Nigeria election: First results expected

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Nigeria’s election body says it expects to announce the first results of Saturday’s keenly contested presidential poll on Tuesday.

Incumbent Goodluck Jonathan is facing a strong challenge from former military ruler Muhammadu Buhari.

The US and UK in a joint statement expressed concern over possible “political interference” in the count.

Voting over the weekend was marred by technical hitches, protests and violence linked to Boko Haram.

“So far, we have seen no evidence of systemic manipulation of the process,” the statement from UK Foreign Secretary Philip Hammond and US Secretary of State John Kerry said.

“But there are disturbing indications that the collation process, where the votes are finally counted, may be subject to deliberate political interference.”

Follow live updates here as the results are announced.

Voting spilled into a second day in some parts of Nigeria after problems with new electronic card readers.

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President Jonathan was among those whose registration to vote was delayed by the technology, which was introduced to prevent fraud.

His Peoples Democratic Party (PDP), which had opposed the card readers, called it a “huge national embarrassment”.

Election commission chief Attahiru Jega said only a fraction of the 150,000 card readers being used nationwide had failed.

The presidential and parliamentary elections had been delayed by six weeks because of the insurgency by Boko Haram militants.

Nigeria at a glance:

  • Two main presidential candidates: Muhammadu Buhari, All Progressives Congress (APC), Muslim northerner, ex-military ruler, fourth presidential bid; and Goodluck Jonathan, People’s Democratic Party (PDP), Christian southerner, the incumbent.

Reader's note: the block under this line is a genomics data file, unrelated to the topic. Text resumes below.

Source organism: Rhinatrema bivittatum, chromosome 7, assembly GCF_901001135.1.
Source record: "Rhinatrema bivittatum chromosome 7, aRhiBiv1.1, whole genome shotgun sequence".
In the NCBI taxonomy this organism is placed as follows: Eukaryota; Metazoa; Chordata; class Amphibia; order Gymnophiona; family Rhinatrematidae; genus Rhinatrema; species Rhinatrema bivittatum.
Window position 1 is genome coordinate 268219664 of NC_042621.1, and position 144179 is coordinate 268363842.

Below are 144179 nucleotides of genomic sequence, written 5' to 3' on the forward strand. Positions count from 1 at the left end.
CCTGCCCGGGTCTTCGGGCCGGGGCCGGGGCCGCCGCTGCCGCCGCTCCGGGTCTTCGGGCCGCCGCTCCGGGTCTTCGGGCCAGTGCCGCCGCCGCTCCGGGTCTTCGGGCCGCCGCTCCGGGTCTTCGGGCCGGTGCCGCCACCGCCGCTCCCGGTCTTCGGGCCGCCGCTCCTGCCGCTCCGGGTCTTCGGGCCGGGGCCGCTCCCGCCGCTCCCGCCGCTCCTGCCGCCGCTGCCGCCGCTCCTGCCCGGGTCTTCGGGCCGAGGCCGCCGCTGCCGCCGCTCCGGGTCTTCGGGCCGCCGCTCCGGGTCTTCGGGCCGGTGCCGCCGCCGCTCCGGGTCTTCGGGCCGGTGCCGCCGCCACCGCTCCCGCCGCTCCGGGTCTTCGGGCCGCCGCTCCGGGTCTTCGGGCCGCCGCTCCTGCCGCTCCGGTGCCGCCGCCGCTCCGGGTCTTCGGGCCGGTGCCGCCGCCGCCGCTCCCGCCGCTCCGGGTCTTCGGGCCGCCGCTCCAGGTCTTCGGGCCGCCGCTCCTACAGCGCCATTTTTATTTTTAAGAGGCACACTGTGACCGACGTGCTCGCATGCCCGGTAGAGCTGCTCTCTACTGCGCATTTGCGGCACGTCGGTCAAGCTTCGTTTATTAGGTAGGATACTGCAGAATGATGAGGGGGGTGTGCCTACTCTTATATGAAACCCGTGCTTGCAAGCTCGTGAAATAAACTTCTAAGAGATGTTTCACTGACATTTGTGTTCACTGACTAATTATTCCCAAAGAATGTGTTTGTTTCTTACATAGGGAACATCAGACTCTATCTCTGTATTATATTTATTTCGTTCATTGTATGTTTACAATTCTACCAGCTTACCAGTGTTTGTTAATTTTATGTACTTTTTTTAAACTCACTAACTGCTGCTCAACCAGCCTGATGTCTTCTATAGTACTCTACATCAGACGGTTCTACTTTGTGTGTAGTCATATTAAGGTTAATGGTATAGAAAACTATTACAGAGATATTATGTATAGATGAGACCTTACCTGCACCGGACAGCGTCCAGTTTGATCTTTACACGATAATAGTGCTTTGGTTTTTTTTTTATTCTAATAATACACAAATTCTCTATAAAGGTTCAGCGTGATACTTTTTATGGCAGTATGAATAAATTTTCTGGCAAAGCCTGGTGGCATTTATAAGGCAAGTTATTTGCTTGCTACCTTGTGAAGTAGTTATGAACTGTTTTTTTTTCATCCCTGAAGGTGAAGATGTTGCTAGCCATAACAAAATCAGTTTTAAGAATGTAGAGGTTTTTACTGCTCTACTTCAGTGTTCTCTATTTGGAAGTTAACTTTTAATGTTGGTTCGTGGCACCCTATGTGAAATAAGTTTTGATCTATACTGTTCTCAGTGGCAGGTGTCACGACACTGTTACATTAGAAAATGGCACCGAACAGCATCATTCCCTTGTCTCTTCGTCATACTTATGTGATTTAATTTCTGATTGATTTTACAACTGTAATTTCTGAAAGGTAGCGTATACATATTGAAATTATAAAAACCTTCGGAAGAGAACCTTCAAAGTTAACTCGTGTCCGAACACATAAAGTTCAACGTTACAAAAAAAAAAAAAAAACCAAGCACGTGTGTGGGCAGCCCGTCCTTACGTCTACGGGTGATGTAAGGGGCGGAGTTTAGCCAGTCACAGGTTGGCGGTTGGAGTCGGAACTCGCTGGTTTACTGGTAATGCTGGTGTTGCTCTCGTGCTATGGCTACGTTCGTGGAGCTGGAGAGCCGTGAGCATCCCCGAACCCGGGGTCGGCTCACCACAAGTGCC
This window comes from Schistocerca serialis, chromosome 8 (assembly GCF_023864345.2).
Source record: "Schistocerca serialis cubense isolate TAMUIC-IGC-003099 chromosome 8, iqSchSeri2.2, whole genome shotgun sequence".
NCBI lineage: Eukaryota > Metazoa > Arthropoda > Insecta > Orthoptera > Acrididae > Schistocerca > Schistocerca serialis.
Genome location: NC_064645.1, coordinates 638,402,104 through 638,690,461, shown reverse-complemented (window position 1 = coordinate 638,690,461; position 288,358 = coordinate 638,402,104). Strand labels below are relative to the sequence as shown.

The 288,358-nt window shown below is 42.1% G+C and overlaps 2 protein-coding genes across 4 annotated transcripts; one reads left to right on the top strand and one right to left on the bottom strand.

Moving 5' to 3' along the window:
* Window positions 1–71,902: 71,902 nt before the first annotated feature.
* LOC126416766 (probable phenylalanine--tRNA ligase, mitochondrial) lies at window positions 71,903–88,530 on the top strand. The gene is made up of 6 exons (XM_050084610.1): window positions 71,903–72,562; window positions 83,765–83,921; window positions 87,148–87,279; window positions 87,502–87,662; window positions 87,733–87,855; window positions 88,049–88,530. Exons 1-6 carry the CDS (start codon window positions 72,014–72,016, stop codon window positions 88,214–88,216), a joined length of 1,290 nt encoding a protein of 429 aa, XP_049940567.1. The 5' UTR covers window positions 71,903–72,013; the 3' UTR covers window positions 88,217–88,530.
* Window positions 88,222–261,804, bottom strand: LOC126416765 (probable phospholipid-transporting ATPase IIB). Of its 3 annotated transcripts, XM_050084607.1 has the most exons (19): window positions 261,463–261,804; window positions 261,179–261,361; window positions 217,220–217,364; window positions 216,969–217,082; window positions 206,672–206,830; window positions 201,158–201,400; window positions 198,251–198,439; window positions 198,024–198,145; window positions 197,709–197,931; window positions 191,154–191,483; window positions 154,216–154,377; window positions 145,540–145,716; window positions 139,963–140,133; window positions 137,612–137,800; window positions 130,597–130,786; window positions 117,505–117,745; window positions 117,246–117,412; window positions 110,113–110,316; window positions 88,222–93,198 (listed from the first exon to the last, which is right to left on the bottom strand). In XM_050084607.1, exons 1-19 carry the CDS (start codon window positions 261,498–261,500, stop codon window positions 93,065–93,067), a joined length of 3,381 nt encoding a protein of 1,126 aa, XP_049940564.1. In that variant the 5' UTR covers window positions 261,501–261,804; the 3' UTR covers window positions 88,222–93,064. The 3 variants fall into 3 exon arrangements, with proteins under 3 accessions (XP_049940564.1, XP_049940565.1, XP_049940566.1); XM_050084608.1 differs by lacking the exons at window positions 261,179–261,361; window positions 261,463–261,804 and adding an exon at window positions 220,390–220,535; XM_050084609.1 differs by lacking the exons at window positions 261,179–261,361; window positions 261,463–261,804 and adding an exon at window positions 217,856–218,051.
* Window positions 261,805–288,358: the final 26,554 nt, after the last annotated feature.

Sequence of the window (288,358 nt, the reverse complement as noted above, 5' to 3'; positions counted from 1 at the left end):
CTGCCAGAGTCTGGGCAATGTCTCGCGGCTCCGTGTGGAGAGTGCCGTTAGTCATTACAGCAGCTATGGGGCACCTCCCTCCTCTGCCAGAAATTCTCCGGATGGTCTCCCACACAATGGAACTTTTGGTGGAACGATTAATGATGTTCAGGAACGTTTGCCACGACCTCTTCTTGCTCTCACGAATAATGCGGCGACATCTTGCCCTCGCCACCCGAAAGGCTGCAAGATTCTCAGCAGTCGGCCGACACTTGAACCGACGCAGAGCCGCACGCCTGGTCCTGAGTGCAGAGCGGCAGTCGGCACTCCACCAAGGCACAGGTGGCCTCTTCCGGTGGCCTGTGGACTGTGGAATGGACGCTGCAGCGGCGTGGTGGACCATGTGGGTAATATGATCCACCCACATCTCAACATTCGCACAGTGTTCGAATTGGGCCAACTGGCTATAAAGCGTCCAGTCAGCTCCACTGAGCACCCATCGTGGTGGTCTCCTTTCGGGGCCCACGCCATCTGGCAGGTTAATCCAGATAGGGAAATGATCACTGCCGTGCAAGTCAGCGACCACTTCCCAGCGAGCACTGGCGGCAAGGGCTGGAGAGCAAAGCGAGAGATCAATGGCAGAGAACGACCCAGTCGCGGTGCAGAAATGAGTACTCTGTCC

• Years of military rule ended in 1999 and the PDP has been in power ever since
  • Nigeria is Africa’s largest economy and leading oil producer
  • With a population of more than 170m, it is also Africa’s most populous nation

Unpredictable poll

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The Islamists attacked polling stations in north-eastern states, with a curfew declared in Bauchi State after fighting between the security forces and the group.

The UN gave an upbeat assessment of the vote Sunday, with Secretary General Ban Ki-moon praising the “determination and resilience” of Nigerian voters, despite the reports of attacks by Boko Haram and others.

He said in a statement voting had been “largely peaceful and orderly”.

His comments were echoed by the regional bloc Ecowas, which urged Nigerians to accept the result.

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But there has been tension in the southern Rivers State, where thousands protested against alleged killings of opposition workers and voting irregularities.

Inec said it was “concerned” by the complaints, adding that one of their offices was set on fire during the unrest.

Results of the voting were expected to arrive overnight but so far there is no official indication of which party is in the lead.

The PDP has dominated Nigerian politics since 1999, but Gen Buhari’s All Progressives Congress is viewed as a serious challenge.

Voters are also electing members of the house of representatives and the senate.

Read more:http://www.bbc.com

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